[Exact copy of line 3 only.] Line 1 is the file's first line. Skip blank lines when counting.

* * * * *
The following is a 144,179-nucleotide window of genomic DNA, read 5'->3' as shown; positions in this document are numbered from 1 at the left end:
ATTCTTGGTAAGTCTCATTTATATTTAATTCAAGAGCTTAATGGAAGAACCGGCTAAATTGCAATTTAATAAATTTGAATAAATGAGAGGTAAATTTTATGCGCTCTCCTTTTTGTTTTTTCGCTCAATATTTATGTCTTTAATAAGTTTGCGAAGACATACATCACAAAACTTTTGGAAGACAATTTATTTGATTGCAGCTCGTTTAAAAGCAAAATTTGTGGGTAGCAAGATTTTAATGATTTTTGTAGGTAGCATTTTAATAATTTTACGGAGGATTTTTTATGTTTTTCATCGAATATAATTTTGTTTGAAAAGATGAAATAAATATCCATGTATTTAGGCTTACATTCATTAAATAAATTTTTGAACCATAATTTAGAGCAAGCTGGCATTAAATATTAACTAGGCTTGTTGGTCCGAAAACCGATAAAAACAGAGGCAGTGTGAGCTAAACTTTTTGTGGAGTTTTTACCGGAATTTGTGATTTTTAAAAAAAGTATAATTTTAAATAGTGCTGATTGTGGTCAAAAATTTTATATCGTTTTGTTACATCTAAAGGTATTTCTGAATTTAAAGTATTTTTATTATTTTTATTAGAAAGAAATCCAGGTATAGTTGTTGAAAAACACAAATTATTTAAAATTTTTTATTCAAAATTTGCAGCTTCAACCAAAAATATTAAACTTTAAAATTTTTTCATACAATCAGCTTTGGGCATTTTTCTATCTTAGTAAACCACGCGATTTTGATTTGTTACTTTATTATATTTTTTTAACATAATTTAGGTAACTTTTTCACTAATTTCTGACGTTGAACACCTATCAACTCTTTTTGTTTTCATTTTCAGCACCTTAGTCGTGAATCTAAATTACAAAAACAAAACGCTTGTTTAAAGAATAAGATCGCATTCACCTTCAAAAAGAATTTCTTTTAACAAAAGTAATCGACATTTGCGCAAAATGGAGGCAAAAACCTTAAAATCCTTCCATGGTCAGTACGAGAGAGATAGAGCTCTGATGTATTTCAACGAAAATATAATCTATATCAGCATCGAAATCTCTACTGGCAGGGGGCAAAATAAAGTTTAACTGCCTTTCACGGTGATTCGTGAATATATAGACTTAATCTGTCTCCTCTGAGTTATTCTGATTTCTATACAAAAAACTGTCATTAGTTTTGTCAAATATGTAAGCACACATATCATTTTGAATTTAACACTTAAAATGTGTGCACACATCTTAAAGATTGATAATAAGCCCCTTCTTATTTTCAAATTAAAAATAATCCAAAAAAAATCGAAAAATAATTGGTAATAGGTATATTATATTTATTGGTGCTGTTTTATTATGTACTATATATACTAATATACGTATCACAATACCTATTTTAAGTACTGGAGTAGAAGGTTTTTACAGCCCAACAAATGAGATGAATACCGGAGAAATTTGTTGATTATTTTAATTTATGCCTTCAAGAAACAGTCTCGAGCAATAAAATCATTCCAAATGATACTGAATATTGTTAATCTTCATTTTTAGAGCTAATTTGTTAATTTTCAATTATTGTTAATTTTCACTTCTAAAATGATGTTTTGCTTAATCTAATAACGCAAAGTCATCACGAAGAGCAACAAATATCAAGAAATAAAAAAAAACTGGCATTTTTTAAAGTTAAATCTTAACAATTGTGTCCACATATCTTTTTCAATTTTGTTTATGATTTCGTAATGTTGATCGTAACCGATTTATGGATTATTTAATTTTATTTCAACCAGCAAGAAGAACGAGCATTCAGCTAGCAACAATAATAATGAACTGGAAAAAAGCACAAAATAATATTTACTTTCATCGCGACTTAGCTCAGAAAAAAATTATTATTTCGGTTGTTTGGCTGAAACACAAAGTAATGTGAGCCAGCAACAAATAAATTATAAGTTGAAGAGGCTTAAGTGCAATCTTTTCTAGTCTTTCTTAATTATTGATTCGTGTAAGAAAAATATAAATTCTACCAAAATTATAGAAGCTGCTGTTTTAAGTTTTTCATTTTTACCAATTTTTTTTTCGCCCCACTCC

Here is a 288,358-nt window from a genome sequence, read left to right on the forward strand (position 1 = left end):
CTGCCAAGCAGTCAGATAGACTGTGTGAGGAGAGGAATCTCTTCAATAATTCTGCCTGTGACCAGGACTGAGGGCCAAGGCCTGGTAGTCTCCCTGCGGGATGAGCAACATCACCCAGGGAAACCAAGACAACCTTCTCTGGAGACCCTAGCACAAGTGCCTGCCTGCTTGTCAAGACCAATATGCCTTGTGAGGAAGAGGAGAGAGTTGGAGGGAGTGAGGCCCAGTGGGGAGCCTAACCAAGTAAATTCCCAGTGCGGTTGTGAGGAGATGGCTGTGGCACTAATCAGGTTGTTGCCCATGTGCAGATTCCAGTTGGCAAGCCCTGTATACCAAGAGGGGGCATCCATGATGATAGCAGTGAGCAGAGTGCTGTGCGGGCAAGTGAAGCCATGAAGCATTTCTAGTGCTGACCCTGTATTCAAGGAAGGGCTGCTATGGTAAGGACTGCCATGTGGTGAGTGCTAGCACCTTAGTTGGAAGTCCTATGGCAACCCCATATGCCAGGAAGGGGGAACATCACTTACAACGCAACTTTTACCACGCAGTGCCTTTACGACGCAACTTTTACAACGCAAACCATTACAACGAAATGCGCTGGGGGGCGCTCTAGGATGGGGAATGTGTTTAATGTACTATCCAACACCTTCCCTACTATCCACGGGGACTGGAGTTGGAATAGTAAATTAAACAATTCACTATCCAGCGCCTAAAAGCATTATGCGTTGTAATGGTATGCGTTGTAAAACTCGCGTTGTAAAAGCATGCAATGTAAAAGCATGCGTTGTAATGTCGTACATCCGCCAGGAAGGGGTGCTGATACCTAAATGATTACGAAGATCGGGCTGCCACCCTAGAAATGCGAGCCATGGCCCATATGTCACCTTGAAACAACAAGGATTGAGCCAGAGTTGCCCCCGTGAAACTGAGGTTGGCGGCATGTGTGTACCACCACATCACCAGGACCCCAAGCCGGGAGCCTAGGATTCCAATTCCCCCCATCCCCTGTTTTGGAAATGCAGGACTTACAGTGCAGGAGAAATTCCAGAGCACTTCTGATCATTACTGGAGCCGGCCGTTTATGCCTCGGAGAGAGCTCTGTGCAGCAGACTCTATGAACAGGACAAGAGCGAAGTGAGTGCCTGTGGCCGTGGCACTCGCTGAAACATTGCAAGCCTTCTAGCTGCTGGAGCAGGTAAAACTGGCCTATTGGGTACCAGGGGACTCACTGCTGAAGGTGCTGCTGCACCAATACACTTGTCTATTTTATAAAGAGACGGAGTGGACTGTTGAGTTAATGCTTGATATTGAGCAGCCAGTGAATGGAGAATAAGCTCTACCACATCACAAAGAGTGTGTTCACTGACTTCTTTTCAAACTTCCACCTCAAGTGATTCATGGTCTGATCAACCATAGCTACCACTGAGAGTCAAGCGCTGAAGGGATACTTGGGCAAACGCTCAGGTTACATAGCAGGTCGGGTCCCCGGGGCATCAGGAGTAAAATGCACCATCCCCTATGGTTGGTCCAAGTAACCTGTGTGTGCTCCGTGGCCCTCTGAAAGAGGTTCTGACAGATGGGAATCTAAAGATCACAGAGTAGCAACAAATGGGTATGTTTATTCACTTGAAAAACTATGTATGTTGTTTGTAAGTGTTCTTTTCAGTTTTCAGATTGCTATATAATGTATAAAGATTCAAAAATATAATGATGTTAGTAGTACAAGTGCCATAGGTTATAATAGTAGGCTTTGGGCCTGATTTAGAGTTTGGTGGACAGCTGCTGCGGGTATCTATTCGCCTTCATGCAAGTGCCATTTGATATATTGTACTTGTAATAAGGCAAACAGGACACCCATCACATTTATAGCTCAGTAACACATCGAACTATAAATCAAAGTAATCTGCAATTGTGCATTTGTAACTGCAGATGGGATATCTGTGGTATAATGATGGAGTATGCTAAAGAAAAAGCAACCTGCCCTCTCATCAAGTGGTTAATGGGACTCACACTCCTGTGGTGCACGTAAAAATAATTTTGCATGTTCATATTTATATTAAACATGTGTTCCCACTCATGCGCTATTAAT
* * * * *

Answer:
Here is a 288,358-nt window from a genome sequence, read left to right on the forward strand (position 1 = left end):